Chris suffered a life changing crash caused by a catastrophic engine failure on take off. “Luckily for me,” he said, “my harness broke or I would have broken my neck on impact.” The price for his life was a face badly smashed when he was flung forward into the canopy. Nobody could tell my mother where he was and, after six weeks, she presumed he was dead. He came out of his coma and was eventually discovered in a hospital enjoying food sent in by his local pub! It was the end of his PRU stint because his sinuses were shot and he could no longer cope with the high altitudes.
Chris’ flying wasn’t over though and he delivered the interpreted PRU photos to the advancing allied battle groups so they could see what was up ahead.
However, his “lovely war” was filled with lighter MASH-like moments. He recalled how some Australians who took a dislike to the CO had locked four sheep up in his office over the weekend; how a fellow pilot was caught smuggling two dozen watches strapped to his braces because they started ticking when he saluted; how he had to fly an Anson with twelve WAAFs to Berlin for some do and how he and his mate had tampered the port engine so they just had to wait in Berlin for spares; how someone had begged him to bring back a motorcycle and sidecar.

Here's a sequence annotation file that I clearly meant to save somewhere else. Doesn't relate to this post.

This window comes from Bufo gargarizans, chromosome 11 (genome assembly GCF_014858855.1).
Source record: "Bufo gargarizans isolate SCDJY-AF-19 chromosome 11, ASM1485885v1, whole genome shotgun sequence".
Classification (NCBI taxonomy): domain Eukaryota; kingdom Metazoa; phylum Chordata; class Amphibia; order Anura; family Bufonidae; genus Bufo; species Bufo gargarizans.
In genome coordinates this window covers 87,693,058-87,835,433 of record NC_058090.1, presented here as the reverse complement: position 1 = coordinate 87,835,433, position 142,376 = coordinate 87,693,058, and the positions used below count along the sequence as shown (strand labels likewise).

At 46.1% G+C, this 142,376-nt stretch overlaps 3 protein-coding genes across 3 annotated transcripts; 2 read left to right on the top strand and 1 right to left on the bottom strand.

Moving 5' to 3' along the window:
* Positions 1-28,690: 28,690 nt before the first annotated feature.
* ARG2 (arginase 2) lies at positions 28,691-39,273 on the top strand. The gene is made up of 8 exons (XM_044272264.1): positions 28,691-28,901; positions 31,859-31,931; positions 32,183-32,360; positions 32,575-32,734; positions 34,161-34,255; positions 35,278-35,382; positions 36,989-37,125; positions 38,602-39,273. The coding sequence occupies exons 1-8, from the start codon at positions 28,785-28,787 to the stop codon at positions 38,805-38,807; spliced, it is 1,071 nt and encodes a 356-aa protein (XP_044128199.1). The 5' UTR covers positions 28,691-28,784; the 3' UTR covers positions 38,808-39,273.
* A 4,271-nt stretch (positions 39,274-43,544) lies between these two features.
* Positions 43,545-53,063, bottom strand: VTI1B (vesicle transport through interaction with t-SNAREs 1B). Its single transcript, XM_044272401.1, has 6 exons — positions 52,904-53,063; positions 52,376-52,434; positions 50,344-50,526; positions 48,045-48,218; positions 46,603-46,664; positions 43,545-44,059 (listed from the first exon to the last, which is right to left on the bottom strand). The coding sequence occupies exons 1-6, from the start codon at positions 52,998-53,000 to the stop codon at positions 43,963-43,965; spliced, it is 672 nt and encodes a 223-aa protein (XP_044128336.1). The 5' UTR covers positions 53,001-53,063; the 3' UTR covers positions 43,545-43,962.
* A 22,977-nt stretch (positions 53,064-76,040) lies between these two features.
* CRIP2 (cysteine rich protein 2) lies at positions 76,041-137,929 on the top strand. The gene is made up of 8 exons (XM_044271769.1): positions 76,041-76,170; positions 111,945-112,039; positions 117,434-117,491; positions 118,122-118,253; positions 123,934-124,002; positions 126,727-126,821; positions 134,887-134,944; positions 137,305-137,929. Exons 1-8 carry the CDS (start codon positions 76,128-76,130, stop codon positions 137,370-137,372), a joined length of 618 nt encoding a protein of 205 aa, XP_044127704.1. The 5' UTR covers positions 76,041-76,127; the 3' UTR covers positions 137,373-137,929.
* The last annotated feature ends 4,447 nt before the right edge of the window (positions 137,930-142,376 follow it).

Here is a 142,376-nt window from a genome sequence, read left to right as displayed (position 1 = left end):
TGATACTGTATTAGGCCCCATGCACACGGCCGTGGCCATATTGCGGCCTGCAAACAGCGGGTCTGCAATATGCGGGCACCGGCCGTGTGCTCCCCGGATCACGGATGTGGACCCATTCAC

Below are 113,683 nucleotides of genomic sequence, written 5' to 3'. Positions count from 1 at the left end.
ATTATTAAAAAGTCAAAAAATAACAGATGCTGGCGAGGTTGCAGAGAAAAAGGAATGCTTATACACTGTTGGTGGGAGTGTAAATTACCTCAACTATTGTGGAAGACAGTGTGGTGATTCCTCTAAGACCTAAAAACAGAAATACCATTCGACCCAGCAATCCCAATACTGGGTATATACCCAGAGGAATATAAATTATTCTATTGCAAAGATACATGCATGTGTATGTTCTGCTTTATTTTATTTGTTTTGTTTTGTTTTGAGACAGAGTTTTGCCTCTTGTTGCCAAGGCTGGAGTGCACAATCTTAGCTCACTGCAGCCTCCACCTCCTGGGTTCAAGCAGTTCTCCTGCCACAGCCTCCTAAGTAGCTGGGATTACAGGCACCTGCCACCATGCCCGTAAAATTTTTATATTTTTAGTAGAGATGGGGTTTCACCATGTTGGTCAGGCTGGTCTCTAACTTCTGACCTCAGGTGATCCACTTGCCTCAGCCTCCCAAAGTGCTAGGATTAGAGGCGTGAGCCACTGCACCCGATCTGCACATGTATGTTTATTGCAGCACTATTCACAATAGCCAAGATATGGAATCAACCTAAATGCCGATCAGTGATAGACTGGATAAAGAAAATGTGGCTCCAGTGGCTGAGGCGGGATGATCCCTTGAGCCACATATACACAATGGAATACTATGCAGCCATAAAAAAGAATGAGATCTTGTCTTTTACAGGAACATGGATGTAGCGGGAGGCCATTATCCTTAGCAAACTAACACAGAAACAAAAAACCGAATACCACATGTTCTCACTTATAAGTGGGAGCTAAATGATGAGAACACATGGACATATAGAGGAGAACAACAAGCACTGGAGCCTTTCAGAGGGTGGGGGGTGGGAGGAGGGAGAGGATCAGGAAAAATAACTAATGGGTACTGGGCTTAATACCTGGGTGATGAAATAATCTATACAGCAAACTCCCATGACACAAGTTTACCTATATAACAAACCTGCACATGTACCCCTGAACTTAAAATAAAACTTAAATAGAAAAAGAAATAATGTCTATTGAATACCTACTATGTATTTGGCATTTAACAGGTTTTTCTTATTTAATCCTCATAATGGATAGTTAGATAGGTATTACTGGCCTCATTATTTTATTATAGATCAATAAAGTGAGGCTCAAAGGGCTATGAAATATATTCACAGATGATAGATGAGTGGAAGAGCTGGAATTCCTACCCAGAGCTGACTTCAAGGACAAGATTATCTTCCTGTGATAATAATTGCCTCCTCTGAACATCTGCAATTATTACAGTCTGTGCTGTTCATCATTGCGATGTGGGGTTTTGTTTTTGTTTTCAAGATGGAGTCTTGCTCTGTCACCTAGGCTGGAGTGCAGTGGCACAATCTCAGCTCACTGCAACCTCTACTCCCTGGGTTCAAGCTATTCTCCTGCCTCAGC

My father thought it was hugely funny to pull back the stick so hard that the g-force buckled the legs of some unfortunate who was trying to pee down the urinal pipe; how hilarious it was to drop beer bottles half filled with sand which whistled like dropping bombs; what fun it had been to put aviation fuel in a latrine ditch and light it under a number of bare bottoms. But he never said much about what he actually did as a pilot – just little references, like, “going through the gate”, which was about six and a half seconds of extra power you could call on in an emergency before the engine blew; a metaphor for being in extremis was, “using the upper rudder bar”, which helped you lie back in order to reduce the g-force when you were doing aerobatics while fighting. His favourite escape was a half loop with a roll off the top.
Asked by his granddaughter what had most surprised him during the war, he replied, “To be alive at the end of it.”
After the War, Chris raced his Healey at Silverstone, toured a shattered France in it, he shot, fished, sailed, skated, played water polo and taught gliding. He taught me and my brother all these things. “Make a decision boy”, was his instruction to me when I froze while trying to get out of a spin.
He was always very private, not given to displays of affection, perhaps found it hard to form deep friendships because so many people didn’t make it back to the pub. As the years went by, he became increasingly withdrawn and in later years was quite reclusive.
Chris smoked a pipe every day and drank large glasses of Bushmills every evening. He lived to be nearly 93. One day he said to me, “Willie (I was the third Chris so they called me Willie), I’ve had enough.” He ate his favourite fish and chip lunch on a Sunday and died peacefully on the following Friday. His watch just stopped ticking.